Secretary of State Rex Tillerson on Wednesday declared the treatment of Myanmar's Rohingya Muslim population as "ethnic cleansing," adding it could lead to "possible targeted sanctions."
“After a careful and thorough analysis of available facts, it is clear that the situation in northern Rakhine state constitutes ethnic cleansing against the Rohingya,” Tillerson said in a statement.
More than 600,000 Rohingya Muslims have fled to Bangladesh from Myanmar since August. The fled their country after suffering severe persecution by the Buddhist-dominated government that considers them illegal immigrants, not citizens. The Rohingya, who live in Rakhine state, have lived in the country since the 8th century, Business Insider reported.
"These abuses by some among the Burmese military, security forces, and local vigilantes have caused tremendous suffering and forced hundreds of thousands of men, women, and children to flee their homes in Burma to seek refuge in Bangladesh," Tillerson said.
Tillerson's declaration backed the statements made by Zeid Ra‘ad al-Hussein, the chief of the UN's Human Rights Council in September, Business Insider reported.
“The situation seems a textbook example of ethnic cleansing,” al-Hussein said.
What's led to this?
In August, a staged insurgent attack by the Arakan Rohingya Salvation Army left a dozen security forces dead, according to Reuters. The military killed at least 59 of the insurgents, Reuters reported.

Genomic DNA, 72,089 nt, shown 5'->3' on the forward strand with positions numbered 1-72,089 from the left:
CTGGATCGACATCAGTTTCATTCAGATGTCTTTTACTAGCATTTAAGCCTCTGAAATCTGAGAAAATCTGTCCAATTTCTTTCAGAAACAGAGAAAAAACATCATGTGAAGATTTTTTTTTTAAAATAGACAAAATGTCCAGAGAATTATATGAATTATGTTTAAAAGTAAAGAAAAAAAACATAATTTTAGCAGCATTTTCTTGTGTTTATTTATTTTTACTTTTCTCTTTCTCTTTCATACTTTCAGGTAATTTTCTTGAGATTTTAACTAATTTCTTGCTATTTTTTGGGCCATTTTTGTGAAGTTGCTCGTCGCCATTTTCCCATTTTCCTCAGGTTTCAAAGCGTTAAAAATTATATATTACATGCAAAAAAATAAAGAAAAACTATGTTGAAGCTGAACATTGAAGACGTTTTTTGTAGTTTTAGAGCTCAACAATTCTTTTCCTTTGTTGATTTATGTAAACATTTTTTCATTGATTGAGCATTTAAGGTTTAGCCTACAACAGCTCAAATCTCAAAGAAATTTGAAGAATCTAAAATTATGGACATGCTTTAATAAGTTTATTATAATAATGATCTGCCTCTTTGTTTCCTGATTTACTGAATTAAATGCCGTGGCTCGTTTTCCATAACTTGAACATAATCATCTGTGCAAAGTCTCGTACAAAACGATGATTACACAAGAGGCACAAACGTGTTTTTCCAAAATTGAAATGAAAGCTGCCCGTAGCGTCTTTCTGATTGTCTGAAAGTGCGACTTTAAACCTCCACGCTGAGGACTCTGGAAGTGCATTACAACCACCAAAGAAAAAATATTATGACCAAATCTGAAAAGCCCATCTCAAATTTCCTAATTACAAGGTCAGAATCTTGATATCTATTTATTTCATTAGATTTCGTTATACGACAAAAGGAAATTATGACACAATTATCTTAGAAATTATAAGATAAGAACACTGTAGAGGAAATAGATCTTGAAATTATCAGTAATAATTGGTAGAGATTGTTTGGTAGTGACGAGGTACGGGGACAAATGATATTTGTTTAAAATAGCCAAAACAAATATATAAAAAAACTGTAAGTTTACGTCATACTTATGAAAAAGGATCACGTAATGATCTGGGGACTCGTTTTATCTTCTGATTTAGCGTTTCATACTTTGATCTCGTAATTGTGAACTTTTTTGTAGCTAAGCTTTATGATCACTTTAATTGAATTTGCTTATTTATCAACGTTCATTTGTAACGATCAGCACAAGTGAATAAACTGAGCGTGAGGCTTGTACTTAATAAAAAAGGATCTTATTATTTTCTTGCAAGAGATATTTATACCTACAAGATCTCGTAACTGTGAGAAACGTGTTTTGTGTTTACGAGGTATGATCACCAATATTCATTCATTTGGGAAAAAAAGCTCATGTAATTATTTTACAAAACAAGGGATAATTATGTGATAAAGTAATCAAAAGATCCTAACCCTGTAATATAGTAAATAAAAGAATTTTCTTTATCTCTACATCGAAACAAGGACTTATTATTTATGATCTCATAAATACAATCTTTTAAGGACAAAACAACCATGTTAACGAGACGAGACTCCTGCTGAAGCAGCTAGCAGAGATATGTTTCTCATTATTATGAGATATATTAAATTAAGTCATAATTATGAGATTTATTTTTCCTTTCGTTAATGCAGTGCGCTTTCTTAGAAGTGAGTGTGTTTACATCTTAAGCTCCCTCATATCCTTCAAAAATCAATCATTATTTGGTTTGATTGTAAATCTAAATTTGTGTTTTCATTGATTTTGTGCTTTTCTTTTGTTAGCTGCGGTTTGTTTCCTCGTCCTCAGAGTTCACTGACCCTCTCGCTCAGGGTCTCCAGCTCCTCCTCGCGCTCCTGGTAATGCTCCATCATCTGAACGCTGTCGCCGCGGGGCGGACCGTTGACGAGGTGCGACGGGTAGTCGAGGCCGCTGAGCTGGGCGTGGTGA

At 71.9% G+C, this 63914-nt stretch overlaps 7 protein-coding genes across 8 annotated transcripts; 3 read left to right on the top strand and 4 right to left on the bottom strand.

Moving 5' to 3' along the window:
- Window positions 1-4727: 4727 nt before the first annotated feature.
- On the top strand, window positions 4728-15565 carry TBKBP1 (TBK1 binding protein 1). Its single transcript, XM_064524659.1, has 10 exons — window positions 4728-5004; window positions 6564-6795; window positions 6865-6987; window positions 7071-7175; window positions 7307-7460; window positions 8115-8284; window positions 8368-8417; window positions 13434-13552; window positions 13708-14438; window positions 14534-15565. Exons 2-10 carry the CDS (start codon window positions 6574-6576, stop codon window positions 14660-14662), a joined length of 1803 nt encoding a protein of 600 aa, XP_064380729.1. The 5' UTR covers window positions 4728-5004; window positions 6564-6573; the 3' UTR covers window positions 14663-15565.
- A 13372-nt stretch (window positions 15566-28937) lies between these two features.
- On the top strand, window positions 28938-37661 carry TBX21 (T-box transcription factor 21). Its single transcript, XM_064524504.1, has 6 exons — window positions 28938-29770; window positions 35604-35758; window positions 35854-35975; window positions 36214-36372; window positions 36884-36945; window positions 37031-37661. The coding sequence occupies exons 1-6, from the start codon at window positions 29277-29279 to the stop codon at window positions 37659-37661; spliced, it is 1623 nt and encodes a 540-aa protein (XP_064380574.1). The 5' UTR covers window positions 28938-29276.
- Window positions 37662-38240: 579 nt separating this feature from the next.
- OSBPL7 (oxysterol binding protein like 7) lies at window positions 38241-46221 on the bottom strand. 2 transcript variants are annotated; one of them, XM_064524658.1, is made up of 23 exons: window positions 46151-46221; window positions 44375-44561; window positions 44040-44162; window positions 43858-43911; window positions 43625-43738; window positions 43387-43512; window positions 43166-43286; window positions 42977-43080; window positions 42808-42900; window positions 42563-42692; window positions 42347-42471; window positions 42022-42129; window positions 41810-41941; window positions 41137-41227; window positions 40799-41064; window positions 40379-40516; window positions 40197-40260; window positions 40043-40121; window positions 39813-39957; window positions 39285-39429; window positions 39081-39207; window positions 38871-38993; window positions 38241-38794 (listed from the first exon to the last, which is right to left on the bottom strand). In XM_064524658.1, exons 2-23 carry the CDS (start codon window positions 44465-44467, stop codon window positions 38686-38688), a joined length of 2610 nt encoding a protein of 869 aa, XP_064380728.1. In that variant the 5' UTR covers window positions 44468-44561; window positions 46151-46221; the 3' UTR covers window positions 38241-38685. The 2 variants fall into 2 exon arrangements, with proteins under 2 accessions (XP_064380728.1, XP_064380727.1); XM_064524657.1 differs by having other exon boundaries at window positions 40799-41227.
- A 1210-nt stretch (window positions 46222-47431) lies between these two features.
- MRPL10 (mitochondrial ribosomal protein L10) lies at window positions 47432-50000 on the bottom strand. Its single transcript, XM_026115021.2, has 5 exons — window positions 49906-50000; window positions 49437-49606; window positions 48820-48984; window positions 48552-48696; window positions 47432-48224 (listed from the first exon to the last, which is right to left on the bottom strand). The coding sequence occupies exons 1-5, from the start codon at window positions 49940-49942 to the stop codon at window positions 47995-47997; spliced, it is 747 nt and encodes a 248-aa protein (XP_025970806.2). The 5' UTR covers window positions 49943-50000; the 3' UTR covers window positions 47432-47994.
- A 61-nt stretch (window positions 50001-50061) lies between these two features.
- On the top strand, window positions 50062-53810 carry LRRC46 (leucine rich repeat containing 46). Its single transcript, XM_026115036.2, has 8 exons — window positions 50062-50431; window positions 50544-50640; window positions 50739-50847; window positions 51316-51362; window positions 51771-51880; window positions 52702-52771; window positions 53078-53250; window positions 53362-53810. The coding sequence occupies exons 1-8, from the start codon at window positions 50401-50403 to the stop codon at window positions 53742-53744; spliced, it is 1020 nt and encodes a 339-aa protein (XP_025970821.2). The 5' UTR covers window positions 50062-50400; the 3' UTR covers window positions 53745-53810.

The Rohingya Muslims have faced violence for decades, but it has escalated since the August attack.
The military has destroyed nearly 300 Rohingya villages since the August attack.
The forces rape and kill many of the villages' residents. Others are sent fleeing to Bangladesh, and ending up in refugee camps if they make it.
According to Business Insider, the Myanmar government denies accountability for the treatment of the Rohingya and claims it's fighting terrorism.
It also says the Rohingya people are burning down their own villages.
The U.S. is under pressure from the United Nations and other countries to pursue sanctions and hold the Myanmar government accountable for its abuses against the Rohingya people, according to The Hill.
Tillerson said the U.S., "continues to support a credible, independent investigation to further determine all facts on the ground to aid in these processes of accountability."
Last week, he announced, "an additional $47 million in humanitarian assistance for those affected by the Rakhine State crisis, bringing the total amount spent in response to this crisis to more than $87 million since August."